The subject matter of the appeal is a prime family property in the central business District of Kampala Road and once it is alienated, it will be impossible to get it back.
At the hearing of the application, the applicant was represented by learned counsel, Mr. Nelson Nelima and Mr. Alex Chandia while the respondent was represented by learned counsel, Mr. Richard Omongole. The applicant was present in Court while the respondent was absent.
Submissions of counsel for the applicant
Counsel for the applicant submitted that there is a dispute between the applicant and the respondent regarding Plot 21 Kampala Road. The property is registered in the name of the respondent as the Administrator of the estate. He argued that the estate property is not the respondent’s personal property.
Counsel submitted that when this matter was before the Court of Appeal, there was a communication from the Land Board addressed to the respondent, notifying him that the Board would not act in relation to the disputed property until Court pronounced its position. According to counsel, there is a serious threat that since the High Court and the Court of Appeal pronounced their position and cancelled the applicant’s caveat, there is nothing to prevent the respondent from getting title in his personal capacity rather than on behalf of the estate.
He further contended that if the estate property is titled in the name of the respondent, there would be nothing to litigate about and the main application and the appeal would then be rendered nugatory.
He prayed that Court grants this application so that the status quo can be preserved and the costs to be in the cause.
Submissions of counsel for the respondent
In response, counsel for the respondent submitted that the application is speculative and has no merit. He contended the applicant’s complaint stems from obtaining a grant of freehold or leasehold from the District Land Board and processing/acquiring a Certificate of Title alienating the property known as LRV 194 Folio 13 at Plot 21 Kampala Road. He explained that the freehold was granted long ago in 2009. According to counsel, there is no leasehold to be renewed because the property was already converted to freehold in 2009 before the suit was filed in 2010. That what the applicant is seeking is overtaken by events carried out in 2009.
Counsel contended that the applicant was trying to bring in a completely new cause of action in the application. The issue of grant of freehold or leasehold by the Land Board was never in contention in the High Court and the Court of Appeal.
Counsel further submitted that there is no threat as contended by the applicant. According to counsel, there has been no injunction for stay since 2015 and nothing has been attempted by the respondent that the applicant is trying to injunct now. There are no developments and no intended sale of the suit property. The respondent is running a restaurant on the suit property and does not intend to sell it. That the letter written in January 2017 by the Land Board cannot be a threat now and it is not a letter from the respondent in anyway.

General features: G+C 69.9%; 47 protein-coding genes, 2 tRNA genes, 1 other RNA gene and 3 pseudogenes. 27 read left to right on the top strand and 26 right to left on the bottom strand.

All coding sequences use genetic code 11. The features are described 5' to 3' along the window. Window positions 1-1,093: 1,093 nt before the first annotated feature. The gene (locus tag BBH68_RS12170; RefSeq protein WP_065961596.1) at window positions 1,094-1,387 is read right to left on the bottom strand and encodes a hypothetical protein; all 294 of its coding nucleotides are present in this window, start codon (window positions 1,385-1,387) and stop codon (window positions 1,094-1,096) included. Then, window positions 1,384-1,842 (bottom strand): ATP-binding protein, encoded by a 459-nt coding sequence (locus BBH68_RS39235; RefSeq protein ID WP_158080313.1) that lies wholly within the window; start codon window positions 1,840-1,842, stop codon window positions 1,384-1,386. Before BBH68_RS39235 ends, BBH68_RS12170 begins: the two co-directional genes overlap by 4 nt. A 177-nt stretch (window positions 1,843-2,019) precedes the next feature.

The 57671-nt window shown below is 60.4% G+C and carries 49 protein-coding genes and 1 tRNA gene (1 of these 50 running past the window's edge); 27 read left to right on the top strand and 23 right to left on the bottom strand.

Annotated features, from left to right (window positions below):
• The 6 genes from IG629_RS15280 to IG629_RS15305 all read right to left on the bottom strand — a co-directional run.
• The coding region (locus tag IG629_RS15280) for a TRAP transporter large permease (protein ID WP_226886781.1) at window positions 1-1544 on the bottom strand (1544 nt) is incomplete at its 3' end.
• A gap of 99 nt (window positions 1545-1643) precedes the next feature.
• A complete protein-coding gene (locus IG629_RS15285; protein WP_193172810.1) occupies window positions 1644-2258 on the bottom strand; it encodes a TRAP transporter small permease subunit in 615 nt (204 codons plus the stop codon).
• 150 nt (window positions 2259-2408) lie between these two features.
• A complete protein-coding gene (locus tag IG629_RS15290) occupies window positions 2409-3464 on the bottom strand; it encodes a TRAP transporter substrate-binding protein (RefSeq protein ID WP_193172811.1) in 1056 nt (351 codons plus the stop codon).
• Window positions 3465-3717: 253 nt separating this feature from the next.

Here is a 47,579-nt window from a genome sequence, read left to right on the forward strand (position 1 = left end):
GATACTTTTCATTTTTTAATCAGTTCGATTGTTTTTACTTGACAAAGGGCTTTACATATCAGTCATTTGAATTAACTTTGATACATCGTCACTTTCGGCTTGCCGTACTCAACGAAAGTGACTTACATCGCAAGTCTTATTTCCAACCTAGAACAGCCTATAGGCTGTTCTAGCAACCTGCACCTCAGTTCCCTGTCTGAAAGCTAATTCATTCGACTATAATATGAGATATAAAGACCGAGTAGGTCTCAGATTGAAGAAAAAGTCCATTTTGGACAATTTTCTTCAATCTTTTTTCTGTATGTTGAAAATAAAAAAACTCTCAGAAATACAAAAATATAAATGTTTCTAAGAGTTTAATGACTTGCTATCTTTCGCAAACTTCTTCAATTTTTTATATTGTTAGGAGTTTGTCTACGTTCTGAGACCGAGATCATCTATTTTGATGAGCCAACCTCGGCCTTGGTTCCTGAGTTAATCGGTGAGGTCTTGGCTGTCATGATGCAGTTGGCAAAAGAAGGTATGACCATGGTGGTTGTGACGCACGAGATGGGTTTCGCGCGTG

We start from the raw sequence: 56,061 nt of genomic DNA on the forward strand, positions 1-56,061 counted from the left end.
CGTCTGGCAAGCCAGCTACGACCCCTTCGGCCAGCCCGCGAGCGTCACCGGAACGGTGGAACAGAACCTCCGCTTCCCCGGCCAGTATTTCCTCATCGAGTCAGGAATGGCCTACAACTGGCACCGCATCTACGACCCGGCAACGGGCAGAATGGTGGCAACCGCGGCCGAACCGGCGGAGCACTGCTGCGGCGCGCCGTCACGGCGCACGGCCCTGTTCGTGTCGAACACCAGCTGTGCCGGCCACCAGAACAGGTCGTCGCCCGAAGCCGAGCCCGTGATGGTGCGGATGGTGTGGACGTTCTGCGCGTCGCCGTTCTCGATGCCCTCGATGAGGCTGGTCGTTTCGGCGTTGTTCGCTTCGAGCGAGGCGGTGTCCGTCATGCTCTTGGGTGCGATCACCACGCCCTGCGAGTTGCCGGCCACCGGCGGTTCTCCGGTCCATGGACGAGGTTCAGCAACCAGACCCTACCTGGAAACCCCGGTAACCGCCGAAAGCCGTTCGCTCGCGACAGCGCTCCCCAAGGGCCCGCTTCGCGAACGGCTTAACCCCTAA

He contended that there is no sale going on to dispose of the property as contended by the applicant and there is no evidence that has been adduced to that allegation. Counsel relied on the Rukikaire vs. Incafex Ltd (Civil Application No.11 of 2015) UGSC where the position of a threat was emphasised. He submitted that the applicant has not shown any threat warranting the interim order.
Counsel prayed that the Court dismisses the application for being speculative and offering no threat that warrants an injunction.
Submissions of counsel for the applicant in rejoinder
Counsel for the applicant conceded that the Land Board granted the conversion to freehold in 2009 but explained that the grant was to Mr. Ismail Dabule as Administrator of the estate and not for him as his personal property. He contended that the letter from the Land Board was cited because the respondent moved to the Land Board to give him grant in his personal name when he won the case of the High Court. That this is the reason why the Land Board wrote to the respondent’s lawyer to tell him that the Land Board would not act until court pronounces itself on the matter.
He submitted that since the respondent won the case in the Court of Appeal, there is nothing to prevent him from acquiring title as Mr. Dabule but not as Mr. Dabule the Administrator of the estate. If the land changes from the estate to Mr. Dabule as a person, the applicant shall have nothing to litigate about.
Counsel further conceded on the respondent’s contention that the applicant is raising an issue that was not litigated but argued that under rule 2 and rule 6 of the Judicature (Supreme Court) Rules, Court has power to grant an injunction either for stay of execution or an injunction and there is no limit. He contended that the applicant therefore has a right to seek an interim order to preserve the status quo. He prayed that the Court grants an interim order to preserve the disputed property as it is now.
Consideration of the merits of the application